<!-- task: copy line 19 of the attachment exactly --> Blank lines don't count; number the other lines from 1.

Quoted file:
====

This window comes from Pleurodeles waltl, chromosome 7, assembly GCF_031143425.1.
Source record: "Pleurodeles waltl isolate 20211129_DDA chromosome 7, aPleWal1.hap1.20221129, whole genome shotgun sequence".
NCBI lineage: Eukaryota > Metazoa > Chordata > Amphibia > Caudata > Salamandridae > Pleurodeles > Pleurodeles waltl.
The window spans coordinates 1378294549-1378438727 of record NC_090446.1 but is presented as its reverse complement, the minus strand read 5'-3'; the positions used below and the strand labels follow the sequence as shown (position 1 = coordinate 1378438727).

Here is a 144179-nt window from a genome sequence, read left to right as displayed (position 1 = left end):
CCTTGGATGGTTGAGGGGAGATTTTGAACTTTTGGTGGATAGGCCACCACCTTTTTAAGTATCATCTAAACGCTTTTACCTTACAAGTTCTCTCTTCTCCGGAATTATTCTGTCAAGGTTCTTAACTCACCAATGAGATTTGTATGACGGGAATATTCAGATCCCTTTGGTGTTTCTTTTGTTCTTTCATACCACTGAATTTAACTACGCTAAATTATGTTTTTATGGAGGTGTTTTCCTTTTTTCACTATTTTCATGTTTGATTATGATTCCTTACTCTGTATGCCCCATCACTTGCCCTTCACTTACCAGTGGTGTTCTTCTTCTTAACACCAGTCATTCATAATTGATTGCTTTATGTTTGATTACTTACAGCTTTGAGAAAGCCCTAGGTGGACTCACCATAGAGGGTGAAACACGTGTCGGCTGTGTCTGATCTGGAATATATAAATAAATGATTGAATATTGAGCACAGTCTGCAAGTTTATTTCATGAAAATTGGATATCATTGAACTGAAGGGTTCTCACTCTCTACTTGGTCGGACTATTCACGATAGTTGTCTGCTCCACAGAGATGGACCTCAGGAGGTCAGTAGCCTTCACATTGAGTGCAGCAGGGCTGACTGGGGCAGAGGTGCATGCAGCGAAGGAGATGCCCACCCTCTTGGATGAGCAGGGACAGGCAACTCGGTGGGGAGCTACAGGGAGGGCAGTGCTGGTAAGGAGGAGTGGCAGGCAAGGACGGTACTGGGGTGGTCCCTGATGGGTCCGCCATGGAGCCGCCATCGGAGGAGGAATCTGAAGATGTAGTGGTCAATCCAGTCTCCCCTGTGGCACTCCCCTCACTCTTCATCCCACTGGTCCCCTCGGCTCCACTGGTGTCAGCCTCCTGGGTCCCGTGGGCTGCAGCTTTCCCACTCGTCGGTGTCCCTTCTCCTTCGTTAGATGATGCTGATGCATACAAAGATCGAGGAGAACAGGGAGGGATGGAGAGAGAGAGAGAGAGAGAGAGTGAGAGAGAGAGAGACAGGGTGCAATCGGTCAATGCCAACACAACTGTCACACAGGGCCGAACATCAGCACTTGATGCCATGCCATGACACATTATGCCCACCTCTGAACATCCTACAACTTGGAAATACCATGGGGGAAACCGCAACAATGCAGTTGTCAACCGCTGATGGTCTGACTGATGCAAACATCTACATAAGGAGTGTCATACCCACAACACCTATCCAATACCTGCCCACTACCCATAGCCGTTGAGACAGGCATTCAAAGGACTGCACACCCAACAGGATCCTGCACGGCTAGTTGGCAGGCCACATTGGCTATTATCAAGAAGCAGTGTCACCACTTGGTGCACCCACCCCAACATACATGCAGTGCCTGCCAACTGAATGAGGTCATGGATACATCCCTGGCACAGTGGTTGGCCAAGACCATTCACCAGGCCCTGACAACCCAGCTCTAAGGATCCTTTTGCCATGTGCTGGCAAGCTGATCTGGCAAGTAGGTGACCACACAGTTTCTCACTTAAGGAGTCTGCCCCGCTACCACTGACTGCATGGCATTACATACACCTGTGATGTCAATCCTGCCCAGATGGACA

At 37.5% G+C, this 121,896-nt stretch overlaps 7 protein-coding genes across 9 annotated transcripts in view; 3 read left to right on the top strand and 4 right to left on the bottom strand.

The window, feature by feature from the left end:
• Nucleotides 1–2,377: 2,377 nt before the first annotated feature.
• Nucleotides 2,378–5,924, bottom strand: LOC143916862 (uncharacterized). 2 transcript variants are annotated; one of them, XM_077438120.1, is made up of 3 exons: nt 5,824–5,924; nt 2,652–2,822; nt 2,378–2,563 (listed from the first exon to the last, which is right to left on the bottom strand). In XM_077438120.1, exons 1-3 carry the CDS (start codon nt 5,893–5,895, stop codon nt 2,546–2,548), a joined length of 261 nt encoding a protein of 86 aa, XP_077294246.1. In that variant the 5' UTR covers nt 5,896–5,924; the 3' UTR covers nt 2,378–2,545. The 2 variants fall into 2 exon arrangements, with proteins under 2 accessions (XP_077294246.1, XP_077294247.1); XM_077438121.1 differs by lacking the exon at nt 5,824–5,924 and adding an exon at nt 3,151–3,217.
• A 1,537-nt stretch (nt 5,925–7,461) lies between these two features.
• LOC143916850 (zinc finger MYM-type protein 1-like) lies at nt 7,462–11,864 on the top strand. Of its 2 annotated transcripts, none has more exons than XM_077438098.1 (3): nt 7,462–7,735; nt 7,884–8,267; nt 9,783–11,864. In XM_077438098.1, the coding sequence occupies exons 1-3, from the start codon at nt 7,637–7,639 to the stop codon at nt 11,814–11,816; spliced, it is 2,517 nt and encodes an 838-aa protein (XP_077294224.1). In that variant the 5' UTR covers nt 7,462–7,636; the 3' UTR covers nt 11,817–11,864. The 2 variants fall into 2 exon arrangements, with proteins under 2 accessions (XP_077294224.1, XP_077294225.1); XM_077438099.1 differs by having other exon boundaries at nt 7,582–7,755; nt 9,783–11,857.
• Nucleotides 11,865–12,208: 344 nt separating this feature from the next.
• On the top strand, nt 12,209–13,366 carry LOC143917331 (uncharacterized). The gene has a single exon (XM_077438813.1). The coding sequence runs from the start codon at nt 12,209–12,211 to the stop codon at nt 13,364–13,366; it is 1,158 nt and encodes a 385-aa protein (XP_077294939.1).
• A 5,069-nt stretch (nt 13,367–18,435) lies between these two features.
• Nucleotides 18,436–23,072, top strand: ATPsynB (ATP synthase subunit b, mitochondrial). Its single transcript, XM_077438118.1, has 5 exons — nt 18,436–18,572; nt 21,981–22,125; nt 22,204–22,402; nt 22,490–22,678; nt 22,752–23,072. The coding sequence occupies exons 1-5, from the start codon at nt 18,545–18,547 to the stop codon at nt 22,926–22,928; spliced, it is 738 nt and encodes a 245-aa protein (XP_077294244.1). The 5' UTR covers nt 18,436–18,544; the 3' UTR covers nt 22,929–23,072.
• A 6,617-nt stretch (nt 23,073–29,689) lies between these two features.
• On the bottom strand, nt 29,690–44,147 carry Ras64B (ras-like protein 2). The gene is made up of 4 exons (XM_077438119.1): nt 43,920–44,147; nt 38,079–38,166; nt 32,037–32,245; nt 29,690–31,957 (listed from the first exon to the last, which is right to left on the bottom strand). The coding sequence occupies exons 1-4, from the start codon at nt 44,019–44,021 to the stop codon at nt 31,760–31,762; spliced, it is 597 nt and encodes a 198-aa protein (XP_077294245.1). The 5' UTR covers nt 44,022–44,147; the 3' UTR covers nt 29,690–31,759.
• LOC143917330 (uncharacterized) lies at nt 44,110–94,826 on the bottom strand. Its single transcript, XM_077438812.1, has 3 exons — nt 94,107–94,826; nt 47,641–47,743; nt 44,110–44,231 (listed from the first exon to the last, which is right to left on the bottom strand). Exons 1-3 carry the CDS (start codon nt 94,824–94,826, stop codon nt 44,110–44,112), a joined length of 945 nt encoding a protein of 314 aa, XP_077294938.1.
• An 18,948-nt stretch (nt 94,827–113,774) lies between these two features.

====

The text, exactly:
• LOC143917330 (uncharacterized) lies at nt 44,110–94,826 on the bottom strand. Its single transcript, XM_077438812.1, has 3 exons — nt 94,107–94,826; nt 47,641–47,743; nt 44,110–44,231 (listed from the first exon to the last, which is right to left on the bottom strand). Exons 1-3 carry the CDS (start codon nt 94,824–94,826, stop codon nt 44,110–44,112), a joined length of 945 nt encoding a protein of 314 aa, XP_077294938.1.